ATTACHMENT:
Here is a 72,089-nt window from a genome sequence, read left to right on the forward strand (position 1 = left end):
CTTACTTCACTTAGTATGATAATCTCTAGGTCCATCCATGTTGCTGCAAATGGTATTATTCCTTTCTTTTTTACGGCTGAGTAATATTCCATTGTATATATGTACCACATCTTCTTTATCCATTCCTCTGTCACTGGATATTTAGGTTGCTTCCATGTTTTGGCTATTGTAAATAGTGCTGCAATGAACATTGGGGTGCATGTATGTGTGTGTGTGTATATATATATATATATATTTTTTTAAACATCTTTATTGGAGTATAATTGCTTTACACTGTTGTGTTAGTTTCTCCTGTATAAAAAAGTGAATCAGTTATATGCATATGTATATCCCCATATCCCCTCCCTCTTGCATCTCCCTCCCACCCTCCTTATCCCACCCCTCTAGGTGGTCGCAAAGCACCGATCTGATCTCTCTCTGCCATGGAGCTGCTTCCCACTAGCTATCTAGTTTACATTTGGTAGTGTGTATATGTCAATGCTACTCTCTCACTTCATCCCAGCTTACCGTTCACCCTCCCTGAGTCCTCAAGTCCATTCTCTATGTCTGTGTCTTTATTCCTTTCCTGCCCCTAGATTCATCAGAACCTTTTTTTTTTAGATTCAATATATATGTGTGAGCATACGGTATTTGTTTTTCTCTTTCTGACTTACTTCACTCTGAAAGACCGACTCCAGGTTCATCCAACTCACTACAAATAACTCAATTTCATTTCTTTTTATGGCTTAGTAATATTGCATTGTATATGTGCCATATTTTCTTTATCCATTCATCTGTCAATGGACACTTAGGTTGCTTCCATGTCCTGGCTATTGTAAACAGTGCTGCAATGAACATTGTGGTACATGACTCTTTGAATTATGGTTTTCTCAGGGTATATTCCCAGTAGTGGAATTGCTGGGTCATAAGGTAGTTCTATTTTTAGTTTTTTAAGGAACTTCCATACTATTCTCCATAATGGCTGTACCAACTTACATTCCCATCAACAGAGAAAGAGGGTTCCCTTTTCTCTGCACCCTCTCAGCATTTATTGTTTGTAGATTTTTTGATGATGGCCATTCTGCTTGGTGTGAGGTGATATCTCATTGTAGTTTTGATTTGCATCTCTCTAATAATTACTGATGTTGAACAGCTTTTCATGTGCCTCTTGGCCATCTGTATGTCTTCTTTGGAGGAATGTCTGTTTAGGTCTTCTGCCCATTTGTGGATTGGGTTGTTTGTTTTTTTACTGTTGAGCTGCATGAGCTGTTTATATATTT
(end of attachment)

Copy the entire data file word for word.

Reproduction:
Here is a 72,089-nt window from a genome sequence, read left to right on the forward strand (position 1 = left end):
CTTACTTCACTTAGTATGATAATCTCTAGGTCCATCCATGTTGCTGCAAATGGTATTATTCCTTTCTTTTTTACGGCTGAGTAATATTCCATTGTATATATGTACCACATCTTCTTTATCCATTCCTCTGTCACTGGATATTTAGGTTGCTTCCATGTTTTGGCTATTGTAAATAGTGCTGCAATGAACATTGGGGTGCATGTATGTGTGTGTGTGTATATATATATATATATATTTTTTTAAACATCTTTATTGGAGTATAATTGCTTTACACTGTTGTGTTAGTTTCTCCTGTATAAAAAAGTGAATCAGTTATATGCATATGTATATCCCCATATCCCCTCCCTCTTGCATCTCCCTCCCACCCTCCTTATCCCACCCCTCTAGGTGGTCGCAAAGCACCGATCTGATCTCTCTCTGCCATGGAGCTGCTTCCCACTAGCTATCTAGTTTACATTTGGTAGTGTGTATATGTCAATGCTACTCTCTCACTTCATCCCAGCTTACCGTTCACCCTCCCTGAGTCCTCAAGTCCATTCTCTATGTCTGTGTCTTTATTCCTTTCCTGCCCCTAGATTCATCAGAACCTTTTTTTTTTAGATTCAATATATATGTGTGAGCATACGGTATTTGTTTTTCTCTTTCTGACTTACTTCACTCTGAAAGACCGACTCCAGGTTCATCCAACTCACTACAAATAACTCAATTTCATTTCTTTTTATGGCTTAGTAATATTGCATTGTATATGTGCCATATTTTCTTTATCCATTCATCTGTCAATGGACACTTAGGTTGCTTCCATGTCCTGGCTATTGTAAACAGTGCTGCAATGAACATTGTGGTACATGACTCTTTGAATTATGGTTTTCTCAGGGTATATTCCCAGTAGTGGAATTGCTGGGTCATAAGGTAGTTCTATTTTTAGTTTTTTAAGGAACTTCCATACTATTCTCCATAATGGCTGTACCAACTTACATTCCCATCAACAGAGAAAGAGGGTTCCCTTTTCTCTGCACCCTCTCAGCATTTATTGTTTGTAGATTTTTTGATGATGGCCATTCTGCTTGGTGTGAGGTGATATCTCATTGTAGTTTTGATTTGCATCTCTCTAATAATTACTGATGTTGAACAGCTTTTCATGTGCCTCTTGGCCATCTGTATGTCTTCTTTGGAGGAATGTCTGTTTAGGTCTTCTGCCCATTTGTGGATTGGGTTGTTTGTTTTTTTACTGTTGAGCTGCATGAGCTGTTTATATATTT